What would happen if you fell into a hole that went through the center of the earth?
Category: Earth Science
Published: October 4, 2013
For the sake of the argument, let's assume you could dig a wide, perfectly straight hole directly down to the center of earth and out to the other side of earth. Further suppose the hole has a strong enough wall to keep it from collapsing or melting. What would happen if you fell into this hole?
After falling about 0.15 kilometers (0.002% of the way to earth's center), you encounter about 20 atmospheres of air pressure and die from hyperoxia. The farther your corpse falls, the more it becomes crushed by the intense air pressure. Note that this pressure is from the air itself above you pressing down and not from the rocks. As you can see, you do not make it very far at all in your journey through the earth before dying. Let's assume you are able to put on some kind of futuristic pressure suit that can protect you from any amount of pressure. What would happen to you if you fell in the hole with this pressure suit on?
After falling about 1.1 kilometers (0.02% of the way to earth's center), you encounter a temperature of about 320 Kelvin and die of heat stroke. After falling a total distance of about 2.7 kilometers (0.04% of the way to earth's center), your corpse encounters a temperature of about 400 Kelvin and your bodily fluids begin to boil away. Upon falling to about 200 kilometers deep (3% of the way to earth's center), your dried up bones and remnants of flesh encounter a temperature of about 1200 Kelvin and are completely incinerated into dust. Your dust remains then fall the rest of the 6200 kilometers (97% of the way) to the earth's center. As should be obvious, going deep into the earth is generally a bad idea. Even with a pressure suit, you don't get very far before being incinerated from the heat. Note that you don't have to be touching the tunnel walls to feel this heat. The air itself in the tunnel is at these temperatures.
Let's assume you put on some kind of futuristic suit that protects you from all pressure effects, all heat effects, all toxic gas effects, and all radiation effects. Then what happens when you jump in the hole? You accelerate as you fall, picking up speed because of earth's gravity. After about ten seconds, having traveled 0.5 kilometers down (0.008% of the way to earth's center), you reach a maximum speed of about 200 kilometers per hour (120 mph). The air resistance at this speed is high enough to prevent you from accelerating more. The farther you fall, the weaker the gravity becomes because more and more of the earth's mass is above you canceling the gravity from the other side of the earth. Also, as you fall, the air pressure goes up so that the air exerts more force against your motion. With gravity getting weaker, and air resistance getting stronger, your speed steadily drops.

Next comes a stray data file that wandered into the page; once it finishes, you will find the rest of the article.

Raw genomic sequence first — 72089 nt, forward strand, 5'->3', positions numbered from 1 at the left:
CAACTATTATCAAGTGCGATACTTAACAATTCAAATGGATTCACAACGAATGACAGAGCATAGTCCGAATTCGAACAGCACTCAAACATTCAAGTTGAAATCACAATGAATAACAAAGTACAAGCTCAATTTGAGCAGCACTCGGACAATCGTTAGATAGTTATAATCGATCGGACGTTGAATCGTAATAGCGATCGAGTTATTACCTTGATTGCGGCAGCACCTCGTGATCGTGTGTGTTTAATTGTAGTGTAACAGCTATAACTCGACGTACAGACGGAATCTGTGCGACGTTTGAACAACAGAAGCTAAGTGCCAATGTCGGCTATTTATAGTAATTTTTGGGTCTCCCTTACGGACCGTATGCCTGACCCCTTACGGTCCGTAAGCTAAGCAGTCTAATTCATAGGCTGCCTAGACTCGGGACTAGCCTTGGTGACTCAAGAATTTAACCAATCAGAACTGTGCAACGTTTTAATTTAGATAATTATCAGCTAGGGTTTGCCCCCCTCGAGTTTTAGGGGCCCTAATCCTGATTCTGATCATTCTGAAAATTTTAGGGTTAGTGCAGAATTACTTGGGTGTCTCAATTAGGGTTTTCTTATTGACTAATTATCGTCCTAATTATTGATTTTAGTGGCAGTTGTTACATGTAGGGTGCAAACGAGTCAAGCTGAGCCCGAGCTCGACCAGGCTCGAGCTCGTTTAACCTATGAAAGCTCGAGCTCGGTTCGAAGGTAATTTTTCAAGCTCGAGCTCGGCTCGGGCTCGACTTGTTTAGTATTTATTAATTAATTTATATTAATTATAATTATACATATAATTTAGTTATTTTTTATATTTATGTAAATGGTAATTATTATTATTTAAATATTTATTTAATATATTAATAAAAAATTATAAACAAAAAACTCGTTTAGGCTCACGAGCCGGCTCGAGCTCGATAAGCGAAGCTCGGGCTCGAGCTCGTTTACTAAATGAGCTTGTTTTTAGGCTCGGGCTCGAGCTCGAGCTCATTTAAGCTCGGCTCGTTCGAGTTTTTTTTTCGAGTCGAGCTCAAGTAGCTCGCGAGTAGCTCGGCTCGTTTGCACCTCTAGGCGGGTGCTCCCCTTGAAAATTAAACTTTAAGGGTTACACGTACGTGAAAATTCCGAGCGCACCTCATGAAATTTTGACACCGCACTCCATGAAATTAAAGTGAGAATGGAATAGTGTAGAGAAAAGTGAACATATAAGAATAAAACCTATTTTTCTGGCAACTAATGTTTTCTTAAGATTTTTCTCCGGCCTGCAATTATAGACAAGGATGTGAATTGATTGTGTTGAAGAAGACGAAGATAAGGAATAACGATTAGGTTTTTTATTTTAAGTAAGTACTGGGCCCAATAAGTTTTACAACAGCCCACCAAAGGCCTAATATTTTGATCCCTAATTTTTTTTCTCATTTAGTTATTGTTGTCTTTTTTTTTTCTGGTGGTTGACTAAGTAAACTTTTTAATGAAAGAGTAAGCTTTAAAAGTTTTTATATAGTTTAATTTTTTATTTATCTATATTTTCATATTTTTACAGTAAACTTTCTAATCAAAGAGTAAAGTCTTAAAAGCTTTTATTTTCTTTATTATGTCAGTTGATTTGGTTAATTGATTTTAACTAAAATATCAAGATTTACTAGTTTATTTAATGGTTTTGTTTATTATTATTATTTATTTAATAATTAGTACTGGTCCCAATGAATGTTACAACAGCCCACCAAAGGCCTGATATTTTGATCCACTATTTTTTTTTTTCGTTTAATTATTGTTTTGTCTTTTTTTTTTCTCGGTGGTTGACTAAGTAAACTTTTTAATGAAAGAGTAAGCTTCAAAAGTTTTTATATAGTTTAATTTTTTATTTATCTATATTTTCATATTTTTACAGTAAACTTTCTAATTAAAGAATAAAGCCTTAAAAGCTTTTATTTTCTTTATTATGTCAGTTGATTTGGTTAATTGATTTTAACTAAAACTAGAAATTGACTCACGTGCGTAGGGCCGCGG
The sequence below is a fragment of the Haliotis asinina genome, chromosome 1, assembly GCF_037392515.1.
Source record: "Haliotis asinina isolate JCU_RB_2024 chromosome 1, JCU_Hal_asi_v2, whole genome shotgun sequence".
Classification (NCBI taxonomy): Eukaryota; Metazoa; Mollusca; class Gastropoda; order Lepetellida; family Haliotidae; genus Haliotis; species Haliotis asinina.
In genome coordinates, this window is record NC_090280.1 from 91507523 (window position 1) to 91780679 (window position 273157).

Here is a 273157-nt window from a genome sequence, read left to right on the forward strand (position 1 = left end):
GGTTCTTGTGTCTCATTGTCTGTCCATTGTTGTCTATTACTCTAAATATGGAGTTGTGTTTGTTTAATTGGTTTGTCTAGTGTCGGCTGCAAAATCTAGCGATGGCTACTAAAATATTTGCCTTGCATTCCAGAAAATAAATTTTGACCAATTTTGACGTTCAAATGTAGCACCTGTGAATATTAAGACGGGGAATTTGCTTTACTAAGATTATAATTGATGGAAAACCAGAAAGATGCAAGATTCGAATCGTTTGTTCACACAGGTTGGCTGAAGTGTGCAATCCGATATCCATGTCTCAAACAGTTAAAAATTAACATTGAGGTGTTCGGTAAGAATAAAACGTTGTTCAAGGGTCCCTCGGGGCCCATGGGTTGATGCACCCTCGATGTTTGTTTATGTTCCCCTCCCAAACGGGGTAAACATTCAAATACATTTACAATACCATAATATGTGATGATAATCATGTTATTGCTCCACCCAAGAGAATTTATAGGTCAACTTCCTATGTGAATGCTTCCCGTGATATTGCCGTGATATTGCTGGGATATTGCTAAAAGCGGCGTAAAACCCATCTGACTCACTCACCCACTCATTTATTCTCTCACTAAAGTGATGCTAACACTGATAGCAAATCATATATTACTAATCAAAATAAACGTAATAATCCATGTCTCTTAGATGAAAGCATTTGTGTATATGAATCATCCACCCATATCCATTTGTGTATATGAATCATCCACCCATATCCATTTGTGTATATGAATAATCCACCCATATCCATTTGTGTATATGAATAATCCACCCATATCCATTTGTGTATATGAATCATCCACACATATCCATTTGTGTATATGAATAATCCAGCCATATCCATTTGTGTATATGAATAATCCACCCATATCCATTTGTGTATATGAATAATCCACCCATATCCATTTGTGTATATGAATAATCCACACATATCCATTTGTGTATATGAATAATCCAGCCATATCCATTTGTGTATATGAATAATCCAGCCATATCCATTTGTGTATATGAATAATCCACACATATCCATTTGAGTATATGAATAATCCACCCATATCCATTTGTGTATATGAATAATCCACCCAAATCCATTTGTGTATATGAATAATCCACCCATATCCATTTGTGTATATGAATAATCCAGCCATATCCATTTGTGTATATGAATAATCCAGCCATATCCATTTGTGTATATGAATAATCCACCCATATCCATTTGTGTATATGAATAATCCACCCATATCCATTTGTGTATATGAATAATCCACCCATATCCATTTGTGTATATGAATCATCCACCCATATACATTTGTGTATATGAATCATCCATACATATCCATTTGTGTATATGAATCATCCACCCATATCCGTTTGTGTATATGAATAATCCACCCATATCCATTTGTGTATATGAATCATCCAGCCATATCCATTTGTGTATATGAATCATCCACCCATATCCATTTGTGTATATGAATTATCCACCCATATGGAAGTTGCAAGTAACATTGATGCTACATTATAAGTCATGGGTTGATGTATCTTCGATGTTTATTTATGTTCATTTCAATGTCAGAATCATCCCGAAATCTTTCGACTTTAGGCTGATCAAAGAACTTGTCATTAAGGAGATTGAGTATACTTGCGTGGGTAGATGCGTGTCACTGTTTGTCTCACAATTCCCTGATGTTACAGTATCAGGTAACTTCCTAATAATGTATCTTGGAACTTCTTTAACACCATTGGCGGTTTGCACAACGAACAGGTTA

After about a week or so of falling (with a maximum speed of 200 km/h, it takes you a while to travel the 6400 km to the center), you finally reach the exact center of the earth. The strength of gravity at the center of earth is zero because there are equal amounts of matter in all directions, all exerting an equal gravitational pull. Also, the air in the hole is so dense at this point that it is like traveling through soup. The small amount of momentum you have at this point will cause you to overshoot the center of the earth and keep on moving through the hole. But once you are past the center of the earth, "down" is now in the other direction, so that you slow down and reverse direction before getting much beyond the center. You continually fall back to the center of earth, overshoot it under your own momentum, and then fall back from the other direction. This motion is much like a yo-yo or a child on a playground swing who is continually overshooting the lowest point. With such thick air, you eventually lose momentum and stop your yo-yo motion about the center of the earth. You end up stuck floating at the center of the earth.
What if the tunnel was completely evacuated of all its air? Without air, there would be no air resistance. You would therefore accelerate to incredible speeds as you fall, reaching a maximum speed on the order of tens of thousands of kilometers per hour . You reach earth's center in a matter of minutes or hours instead of weeks. With such immense speed, you completely overshoot earth's center. As you travel through the far end of the hole, gravity is now in the opposite direction and slows you down. You are slowed down to zero speed just as you emerge from the hole on the other side of the world. This makes sense from an energy conservation viewpoint: you started at rest at one side of the world, so you must end up at rest on the other side of the world if no energy is lost to air resistance.
Note that numbers in this explanation are very rough estimates and are meant to only illustrate the orders of magnitude to be expected.